Mercedes Maestre: revolution from healthcare
Mercedes Maestre Martí (1904-1989) was a socialist doctor and paediatrician during the Second Spanish Republic. She developed exceptional activism for social reform and the right to health. She graduated in medicine from the University of Valencia (1928) and earned her PhD in paediatrics from the Central University of Madrid. As a university student, Maestre participated in the actions of the University School Federation (FUE) against the dictatorship of Primo de Rivera, together with Emilio Navarro Beltrán, also a medical student and her life partner. Navarro Beltrán was an anarchist, a member of the CNT, and served as provincial health advisor since 1937.
As a consequence of supporting the struggles of the miners and the frustrated revolution in Asturias in 1934, Maestre was imprisoned. She was the president of UGT’s medical union in Valencia, to which the phthisiologist José Chabás Bordehore and José Estellés Salarich, general inspector of health, also belonged when the Popular Front won the elections in 1936. Maestre practiced as a pediatrician and was also involved in social and health activism in centers, journals, and publications, like other doctors of the time. She was a collaborator of Revista de Higiene y Tuberculosis (1905-1937), where she addressed issues related to children’s health. Mercedes Maestre was a tireless activist and the president of the League for Sexual Reform. She delivered courses and lectures in workers’ centers and libertarian athenaeums. She also worked as a medical doctor for the Transport Union of El Grao, joined the CNT, and in October 1936 she presided over the Social Assistance Board of Valencia, created by the Popular Front.
«Mercedes Maestre developed exceptional activism for social reform and the right to health»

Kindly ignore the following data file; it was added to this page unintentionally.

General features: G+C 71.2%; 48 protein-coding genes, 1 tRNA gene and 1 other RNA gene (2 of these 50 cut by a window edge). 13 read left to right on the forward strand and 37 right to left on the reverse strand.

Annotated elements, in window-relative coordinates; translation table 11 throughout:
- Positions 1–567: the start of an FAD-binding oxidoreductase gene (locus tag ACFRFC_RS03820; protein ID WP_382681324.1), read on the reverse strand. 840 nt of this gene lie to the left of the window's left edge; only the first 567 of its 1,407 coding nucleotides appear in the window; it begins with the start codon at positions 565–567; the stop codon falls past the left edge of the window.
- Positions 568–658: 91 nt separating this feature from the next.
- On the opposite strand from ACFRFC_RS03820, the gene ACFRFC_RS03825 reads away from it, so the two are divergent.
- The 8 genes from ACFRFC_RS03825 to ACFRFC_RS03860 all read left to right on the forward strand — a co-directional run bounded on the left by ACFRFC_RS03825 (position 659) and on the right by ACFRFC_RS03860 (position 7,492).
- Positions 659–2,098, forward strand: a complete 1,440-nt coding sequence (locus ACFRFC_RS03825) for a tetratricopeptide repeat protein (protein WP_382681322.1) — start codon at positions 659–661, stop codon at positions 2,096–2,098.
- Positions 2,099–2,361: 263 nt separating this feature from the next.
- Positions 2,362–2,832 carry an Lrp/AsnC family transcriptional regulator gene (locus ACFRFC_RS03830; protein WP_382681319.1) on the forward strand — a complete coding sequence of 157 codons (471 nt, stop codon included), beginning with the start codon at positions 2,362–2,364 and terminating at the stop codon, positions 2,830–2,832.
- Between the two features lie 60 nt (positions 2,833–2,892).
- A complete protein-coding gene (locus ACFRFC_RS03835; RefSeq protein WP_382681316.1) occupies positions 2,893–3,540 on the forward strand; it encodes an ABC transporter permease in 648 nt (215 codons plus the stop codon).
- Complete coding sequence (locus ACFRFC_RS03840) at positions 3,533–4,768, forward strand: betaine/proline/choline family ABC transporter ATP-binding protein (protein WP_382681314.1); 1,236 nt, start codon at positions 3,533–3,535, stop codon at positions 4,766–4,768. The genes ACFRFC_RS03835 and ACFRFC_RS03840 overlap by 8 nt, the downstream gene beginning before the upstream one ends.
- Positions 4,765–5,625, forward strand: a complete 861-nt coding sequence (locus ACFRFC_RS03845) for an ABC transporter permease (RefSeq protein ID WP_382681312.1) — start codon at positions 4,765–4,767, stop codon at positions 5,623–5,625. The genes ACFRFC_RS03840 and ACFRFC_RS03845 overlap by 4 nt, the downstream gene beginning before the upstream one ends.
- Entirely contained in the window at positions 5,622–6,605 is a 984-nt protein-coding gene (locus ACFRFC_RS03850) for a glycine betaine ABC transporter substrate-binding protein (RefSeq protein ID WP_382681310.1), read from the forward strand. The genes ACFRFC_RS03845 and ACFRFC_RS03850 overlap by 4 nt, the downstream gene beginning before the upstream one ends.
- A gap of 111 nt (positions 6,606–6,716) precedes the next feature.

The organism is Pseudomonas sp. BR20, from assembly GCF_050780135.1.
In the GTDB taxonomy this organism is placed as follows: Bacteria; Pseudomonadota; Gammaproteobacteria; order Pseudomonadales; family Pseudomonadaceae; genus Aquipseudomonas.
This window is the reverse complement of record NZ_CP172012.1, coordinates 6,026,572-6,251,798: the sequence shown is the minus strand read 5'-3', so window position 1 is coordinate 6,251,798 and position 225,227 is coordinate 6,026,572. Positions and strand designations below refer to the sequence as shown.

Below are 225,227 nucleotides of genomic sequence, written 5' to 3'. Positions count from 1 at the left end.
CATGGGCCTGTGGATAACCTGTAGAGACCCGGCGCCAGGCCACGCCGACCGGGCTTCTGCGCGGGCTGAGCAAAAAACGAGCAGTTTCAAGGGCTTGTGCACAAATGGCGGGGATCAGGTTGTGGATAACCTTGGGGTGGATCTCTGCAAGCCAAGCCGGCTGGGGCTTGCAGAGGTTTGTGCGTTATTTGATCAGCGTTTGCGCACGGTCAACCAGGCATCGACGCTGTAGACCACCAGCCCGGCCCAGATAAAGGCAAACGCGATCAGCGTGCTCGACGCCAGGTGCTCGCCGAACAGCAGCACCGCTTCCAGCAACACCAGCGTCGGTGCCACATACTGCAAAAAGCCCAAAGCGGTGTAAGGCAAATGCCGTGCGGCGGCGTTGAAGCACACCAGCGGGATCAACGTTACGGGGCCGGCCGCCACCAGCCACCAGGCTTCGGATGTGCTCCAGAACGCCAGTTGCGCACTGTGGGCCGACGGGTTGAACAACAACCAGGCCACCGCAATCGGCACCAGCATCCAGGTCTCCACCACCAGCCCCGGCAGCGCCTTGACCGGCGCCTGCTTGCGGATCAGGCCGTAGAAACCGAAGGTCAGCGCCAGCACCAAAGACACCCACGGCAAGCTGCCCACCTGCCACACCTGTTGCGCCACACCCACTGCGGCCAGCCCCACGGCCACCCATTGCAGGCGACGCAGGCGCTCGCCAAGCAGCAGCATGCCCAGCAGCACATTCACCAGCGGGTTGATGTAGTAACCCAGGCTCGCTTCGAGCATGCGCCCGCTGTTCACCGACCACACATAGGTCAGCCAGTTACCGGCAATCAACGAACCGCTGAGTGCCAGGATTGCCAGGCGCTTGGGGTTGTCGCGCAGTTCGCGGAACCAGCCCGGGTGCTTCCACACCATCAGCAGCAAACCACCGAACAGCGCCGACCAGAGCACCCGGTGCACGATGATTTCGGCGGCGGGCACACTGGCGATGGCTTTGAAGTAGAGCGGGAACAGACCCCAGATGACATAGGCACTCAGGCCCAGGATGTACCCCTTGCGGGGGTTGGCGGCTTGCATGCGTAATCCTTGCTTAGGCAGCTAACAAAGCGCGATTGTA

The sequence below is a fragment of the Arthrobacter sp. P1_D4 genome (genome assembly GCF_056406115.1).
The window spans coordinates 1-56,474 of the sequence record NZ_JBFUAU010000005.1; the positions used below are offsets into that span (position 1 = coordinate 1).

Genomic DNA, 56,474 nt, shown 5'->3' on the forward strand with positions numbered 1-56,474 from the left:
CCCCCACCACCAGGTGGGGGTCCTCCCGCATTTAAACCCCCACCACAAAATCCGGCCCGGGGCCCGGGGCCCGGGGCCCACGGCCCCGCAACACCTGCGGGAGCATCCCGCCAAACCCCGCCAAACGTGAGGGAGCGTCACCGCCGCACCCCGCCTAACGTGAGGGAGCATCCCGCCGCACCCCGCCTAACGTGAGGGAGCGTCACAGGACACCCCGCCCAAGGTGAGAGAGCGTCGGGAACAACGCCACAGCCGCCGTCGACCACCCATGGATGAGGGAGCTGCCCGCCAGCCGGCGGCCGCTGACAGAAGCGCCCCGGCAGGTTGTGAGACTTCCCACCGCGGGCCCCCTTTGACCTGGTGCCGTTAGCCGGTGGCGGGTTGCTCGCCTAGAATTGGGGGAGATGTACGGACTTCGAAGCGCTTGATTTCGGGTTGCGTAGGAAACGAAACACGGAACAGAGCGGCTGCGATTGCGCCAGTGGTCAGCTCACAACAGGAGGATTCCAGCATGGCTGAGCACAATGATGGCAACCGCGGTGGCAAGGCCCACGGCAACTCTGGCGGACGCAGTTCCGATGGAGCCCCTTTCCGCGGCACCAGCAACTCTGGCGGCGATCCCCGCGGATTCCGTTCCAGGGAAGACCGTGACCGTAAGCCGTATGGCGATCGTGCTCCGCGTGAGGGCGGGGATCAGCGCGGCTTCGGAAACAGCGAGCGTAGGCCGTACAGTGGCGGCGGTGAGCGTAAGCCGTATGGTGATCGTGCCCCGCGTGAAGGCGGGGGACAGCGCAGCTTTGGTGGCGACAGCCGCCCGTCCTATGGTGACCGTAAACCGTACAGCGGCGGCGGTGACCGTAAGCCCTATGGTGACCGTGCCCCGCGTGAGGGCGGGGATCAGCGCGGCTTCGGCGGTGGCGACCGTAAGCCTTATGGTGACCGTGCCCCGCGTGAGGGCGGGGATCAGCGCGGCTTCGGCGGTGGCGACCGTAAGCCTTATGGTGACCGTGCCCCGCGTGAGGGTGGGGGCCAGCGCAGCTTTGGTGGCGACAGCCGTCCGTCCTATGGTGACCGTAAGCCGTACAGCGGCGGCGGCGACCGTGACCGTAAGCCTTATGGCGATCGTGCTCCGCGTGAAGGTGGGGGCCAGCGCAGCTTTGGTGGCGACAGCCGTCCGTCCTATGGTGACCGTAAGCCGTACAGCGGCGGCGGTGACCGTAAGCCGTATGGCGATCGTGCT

The first woman to become Minister of Health in a government in Spain, the anarchist Federica Montseny, was appointed by Juan Negrin when the government moved to Valencia in 1936. In a later testimony, Montseny stated: «When I took charge of the Ministry [of Health] I made an effort to look for suitable personnel, with the desire to promote the presence of women in this political world, in which women had almost always been marginalised. I appointed Dr. Mercedes Maestre as my under-secretary…» From her position, and in the very harsh conditions imposed by the war, Maestre worked mainly on the evacuation of refugees and on child welfare and health care. At the request of the minister, she also drafted a decree on the voluntary interruption of pregnancy, like the one approved by the Catalan government, promoted by Félix Martí Ibáñez. However, Mercedes Maestre’s decree was never passed by the Government of the Republic.
Further into the war, like so many other doctors, she was militarised. She held the rank of military captain in the Army Blood Transfusion Service, which depended on Professor of Physiology José Puche Álvarez, who was then Rector of the University of Valencia. Maestre played a very important role in January 1938 in the transport of blood destined to the hospital of Garaballa (Teruel), to perform transfusions in very critical moments of the war in the front of Teruel. She remained in Valencia until the end of the war.
On 1 March 1939 she left by boat for Oran, and from there to France, where she was admitted to a refugee camp in Saint-Étienne. After three years of French exile, in 1942 she embarked with her companion on the Nyassa, bound for Veracruz (Mexico). She stayed in that country for two decades, working as a paediatrician for the exiles in the Valencia Regional House, the Asturias Centre, and the Mundet Club. In exile she continued to work for the Socialist Party. Maestre, together with Navarro Beltrán, returned to Valencia at the beginning of the 1960s, and resumed paediatric medicine in 1964. She died in anonymity in 1989.